[April-Sept 1918] There were luckily a number of officers who had been prisoners for a considerable time and who had a good store of provisions put by from their parcels. Two of them very kindly invited Sloggett and me to their Mess and fed us until such time as our parcels began to arrive, which was not until nearly two months later.
All the new arrivals were divided up into Messes, and for those that were not taken on by old messes, collections were made from those that had stores, and food was periodically doled out to them.
We arranged, through the Kitchen committee, to draw only so much of the rations to which we were entitled as we wanted, & to exchange what we did not want for other supplies.
The German ration was however always very poor, one or two very thin slices of bread a day, meat once a week, and then only about one ounce per man, and this even was not given in the meatless weeks. Of potatoes we got a fair amount, except for two months in the summer when they were scarce and we were given none at all. Of carrots turnips and cabbages we had more than enough.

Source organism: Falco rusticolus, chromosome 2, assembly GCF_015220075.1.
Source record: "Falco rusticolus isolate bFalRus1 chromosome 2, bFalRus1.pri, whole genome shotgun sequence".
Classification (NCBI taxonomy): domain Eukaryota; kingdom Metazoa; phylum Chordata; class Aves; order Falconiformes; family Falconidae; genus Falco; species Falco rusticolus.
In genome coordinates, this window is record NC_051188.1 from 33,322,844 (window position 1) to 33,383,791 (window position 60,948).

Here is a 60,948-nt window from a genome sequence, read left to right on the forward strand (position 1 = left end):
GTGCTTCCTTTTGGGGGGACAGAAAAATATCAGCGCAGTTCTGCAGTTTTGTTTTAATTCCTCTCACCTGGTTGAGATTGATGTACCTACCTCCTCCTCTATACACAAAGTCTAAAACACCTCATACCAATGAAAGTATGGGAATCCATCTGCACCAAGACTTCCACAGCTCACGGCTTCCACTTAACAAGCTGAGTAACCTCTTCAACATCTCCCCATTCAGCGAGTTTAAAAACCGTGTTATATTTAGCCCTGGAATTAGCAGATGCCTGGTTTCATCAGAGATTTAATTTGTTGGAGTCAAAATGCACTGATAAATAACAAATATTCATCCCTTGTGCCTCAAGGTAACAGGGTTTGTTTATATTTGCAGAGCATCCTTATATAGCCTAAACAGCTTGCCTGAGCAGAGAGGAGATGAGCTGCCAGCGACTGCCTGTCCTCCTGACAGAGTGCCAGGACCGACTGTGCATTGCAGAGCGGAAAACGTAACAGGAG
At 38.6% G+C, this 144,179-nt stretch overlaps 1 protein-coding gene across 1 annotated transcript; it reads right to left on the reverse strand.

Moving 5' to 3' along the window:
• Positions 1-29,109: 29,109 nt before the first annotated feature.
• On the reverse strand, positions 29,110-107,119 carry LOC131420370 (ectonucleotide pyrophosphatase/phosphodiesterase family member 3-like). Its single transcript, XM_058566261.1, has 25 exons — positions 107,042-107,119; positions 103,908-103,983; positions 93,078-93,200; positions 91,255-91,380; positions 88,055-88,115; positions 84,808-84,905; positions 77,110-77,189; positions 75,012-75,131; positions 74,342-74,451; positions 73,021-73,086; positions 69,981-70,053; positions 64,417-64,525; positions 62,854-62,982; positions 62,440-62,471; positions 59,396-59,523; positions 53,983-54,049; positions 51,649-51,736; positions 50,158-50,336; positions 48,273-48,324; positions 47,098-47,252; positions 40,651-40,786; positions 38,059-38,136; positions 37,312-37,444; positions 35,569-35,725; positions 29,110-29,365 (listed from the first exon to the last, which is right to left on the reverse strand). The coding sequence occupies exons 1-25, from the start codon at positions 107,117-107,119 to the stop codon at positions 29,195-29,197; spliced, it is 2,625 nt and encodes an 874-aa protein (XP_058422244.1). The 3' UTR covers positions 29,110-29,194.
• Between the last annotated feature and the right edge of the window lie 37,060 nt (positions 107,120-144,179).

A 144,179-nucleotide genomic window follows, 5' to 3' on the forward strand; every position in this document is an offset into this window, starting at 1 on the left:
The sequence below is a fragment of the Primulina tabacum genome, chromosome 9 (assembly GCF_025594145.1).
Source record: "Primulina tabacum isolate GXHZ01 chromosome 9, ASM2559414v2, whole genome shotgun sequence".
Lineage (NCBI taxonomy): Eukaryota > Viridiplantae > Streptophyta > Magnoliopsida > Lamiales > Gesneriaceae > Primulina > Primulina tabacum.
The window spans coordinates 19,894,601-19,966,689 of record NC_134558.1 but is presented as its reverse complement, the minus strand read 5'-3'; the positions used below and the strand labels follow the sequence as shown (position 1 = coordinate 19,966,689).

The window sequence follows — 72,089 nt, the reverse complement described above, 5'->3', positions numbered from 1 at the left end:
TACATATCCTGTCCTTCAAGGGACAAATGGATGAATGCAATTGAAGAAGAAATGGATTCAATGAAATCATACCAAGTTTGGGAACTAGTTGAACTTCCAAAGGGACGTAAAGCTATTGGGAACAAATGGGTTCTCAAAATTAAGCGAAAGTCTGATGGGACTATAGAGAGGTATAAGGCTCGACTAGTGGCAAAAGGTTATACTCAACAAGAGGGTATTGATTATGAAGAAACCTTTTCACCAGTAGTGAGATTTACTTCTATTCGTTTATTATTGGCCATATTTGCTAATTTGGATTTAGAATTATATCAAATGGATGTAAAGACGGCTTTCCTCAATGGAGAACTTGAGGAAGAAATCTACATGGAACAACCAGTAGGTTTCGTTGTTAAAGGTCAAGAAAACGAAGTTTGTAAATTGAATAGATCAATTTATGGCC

As a rule one officer in each mess used to prepare and arrange the meals for that Mess: he would prepare what was wanted for breakfast over night and hand it to his table orderly with instructions as to what to do. For lunch there were but few preparations, a tin of potted meat or sardines would be opened to eat with the soup or vegetables which formed the daily ration. After lunch however, much preparation and ingenuity would